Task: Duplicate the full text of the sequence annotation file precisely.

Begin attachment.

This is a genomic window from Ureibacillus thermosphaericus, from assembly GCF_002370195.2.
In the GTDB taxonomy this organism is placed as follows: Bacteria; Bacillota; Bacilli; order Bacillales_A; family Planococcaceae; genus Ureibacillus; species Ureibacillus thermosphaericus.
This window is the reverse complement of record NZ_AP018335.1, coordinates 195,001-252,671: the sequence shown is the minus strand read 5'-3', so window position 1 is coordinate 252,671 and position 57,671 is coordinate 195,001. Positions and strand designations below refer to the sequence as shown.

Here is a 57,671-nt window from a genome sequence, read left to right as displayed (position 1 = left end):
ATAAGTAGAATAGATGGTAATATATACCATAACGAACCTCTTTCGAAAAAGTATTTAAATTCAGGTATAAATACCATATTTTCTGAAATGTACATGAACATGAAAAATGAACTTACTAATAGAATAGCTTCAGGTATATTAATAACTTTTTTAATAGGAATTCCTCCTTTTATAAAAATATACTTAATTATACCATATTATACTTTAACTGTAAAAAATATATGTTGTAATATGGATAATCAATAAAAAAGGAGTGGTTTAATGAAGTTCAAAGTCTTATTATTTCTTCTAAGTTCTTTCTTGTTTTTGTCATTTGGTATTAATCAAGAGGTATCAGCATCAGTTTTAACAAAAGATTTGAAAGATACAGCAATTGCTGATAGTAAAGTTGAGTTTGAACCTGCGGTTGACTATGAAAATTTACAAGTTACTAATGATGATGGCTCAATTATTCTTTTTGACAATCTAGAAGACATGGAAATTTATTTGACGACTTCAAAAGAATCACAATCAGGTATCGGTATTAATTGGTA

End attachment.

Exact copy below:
This is a genomic window from Ureibacillus thermosphaericus, from assembly GCF_002370195.2.
In the GTDB taxonomy this organism is placed as follows: Bacteria; Bacillota; Bacilli; order Bacillales_A; family Planococcaceae; genus Ureibacillus; species Ureibacillus thermosphaericus.
This window is the reverse complement of record NZ_AP018335.1, coordinates 195,001-252,671: the sequence shown is the minus strand read 5'-3', so window position 1 is coordinate 252,671 and position 57,671 is coordinate 195,001. Positions and strand designations below refer to the sequence as shown.

Here is a 57,671-nt window from a genome sequence, read left to right as displayed (position 1 = left end):
ATAAGTAGAATAGATGGTAATATATACCATAACGAACCTCTTTCGAAAAAGTATTTAAATTCAGGTATAAATACCATATTTTCTGAAATGTACATGAACATGAAAAATGAACTTACTAATAGAATAGCTTCAGGTATATTAATAACTTTTTTAATAGGAATTCCTCCTTTTATAAAAATATACTTAATTATACCATATTATACTTTAACTGTAAAAAATATATGTTGTAATATGGATAATCAATAAAAAAGGAGTGGTTTAATGAAGTTCAAAGTCTTATTATTTCTTCTAAGTTCTTTCTTGTTTTTGTCATTTGGTATTAATCAAGAGGTATCAGCATCAGTTTTAACAAAAGATTTGAAAGATACAGCAATTGCTGATAGTAAAGTTGAGTTTGAACCTGCGGTTGACTATGAAAATTTACAAGTTACTAATGATGATGGCTCAATTATTCTTTTTGACAATCTAGAAGACATGGAAATTTATTTGACGACTTCAAAAGAATCACAATCAGGTATCGGTATTAATTGGTA